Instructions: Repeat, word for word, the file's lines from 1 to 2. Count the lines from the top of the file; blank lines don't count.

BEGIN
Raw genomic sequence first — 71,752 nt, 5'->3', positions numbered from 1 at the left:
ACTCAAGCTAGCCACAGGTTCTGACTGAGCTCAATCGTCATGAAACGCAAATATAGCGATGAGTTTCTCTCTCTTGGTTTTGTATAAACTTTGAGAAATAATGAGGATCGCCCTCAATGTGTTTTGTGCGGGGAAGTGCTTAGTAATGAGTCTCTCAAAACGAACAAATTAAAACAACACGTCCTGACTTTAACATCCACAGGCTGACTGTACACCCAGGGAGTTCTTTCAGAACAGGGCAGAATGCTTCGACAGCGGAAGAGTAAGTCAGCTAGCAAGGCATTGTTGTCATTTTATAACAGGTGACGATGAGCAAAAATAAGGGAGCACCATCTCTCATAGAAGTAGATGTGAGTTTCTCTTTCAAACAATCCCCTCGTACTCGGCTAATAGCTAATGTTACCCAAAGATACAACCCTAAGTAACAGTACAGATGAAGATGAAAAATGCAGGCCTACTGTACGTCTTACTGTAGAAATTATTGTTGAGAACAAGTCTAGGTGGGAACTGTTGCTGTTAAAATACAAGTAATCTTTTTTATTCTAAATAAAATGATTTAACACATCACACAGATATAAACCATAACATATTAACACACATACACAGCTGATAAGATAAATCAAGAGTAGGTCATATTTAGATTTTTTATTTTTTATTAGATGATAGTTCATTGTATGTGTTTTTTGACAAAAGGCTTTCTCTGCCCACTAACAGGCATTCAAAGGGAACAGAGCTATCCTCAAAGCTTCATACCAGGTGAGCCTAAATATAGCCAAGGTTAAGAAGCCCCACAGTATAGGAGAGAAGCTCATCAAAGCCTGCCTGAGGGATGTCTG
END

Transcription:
Raw genomic sequence first — 71,752 nt, 5'->3', positions numbered from 1 at the left:
ACTCAAGCTAGCCACAGGTTCTGACTGAGCTCAATCGTCATGAAACGCAAATATAGCGATGAGTTTCTCTCTCTTGGTTTTGTATAAACTTTGAGAAATAATGAGGATCGCCCTCAATGTGTTTTGTGCGGGGAAGTGCTTAGTAATGAGTCTCTCAAAACGAACAAATTAAAACAACACGTCCTGACTTTAACATCCACAGGCTGACTGTACACCCAGGGAGTTCTTTCAGAACAGGGCAGAATGCTTCGACAGCGGAAGAGTAAGTCAGCTAGCAAGGCATTGTTGTCATTTTATAACAGGTGACGATGAGCAAAAATAAGGGAGCACCATCTCTCATAGAAGTAGATGTGAGTTTCTCTTTCAAACAATCCCCTCGTACTCGGCTAATAGCTAATGTTACCCAAAGATACAACCCTAAGTAACAGTACAGATGAAGATGAAAAATGCAGGCCTACTGTACGTCTTACTGTAGAAATTATTGTTGAGAACAAGTCTAGGTGGGAACTGTTGCTGTTAAAATACAAGTAATCTTTTTTATTCTAAATAAAATGATTTAACACATCACACAGATATAAACCATAACATATTAACACACATACACAGCTGATAAGATAAATCAAGAGTAGGTCATATTTAGATTTTTTATTTTTTATTAGATGATAGTTCATTGTATGTGTTTTTTGACAAAAGGCTTTCTCTGCCCACTAACAGGCATTCAAAGGGAACAGAGCTATCCTCAAAGCTTCATACCAGGTGAGCCTAAATATAGCCAAGGTTAAGAAGCCCCACAGTATAGGAGAGAAGCTCATCAAAGCCTGCCTGAGGGATGTCTG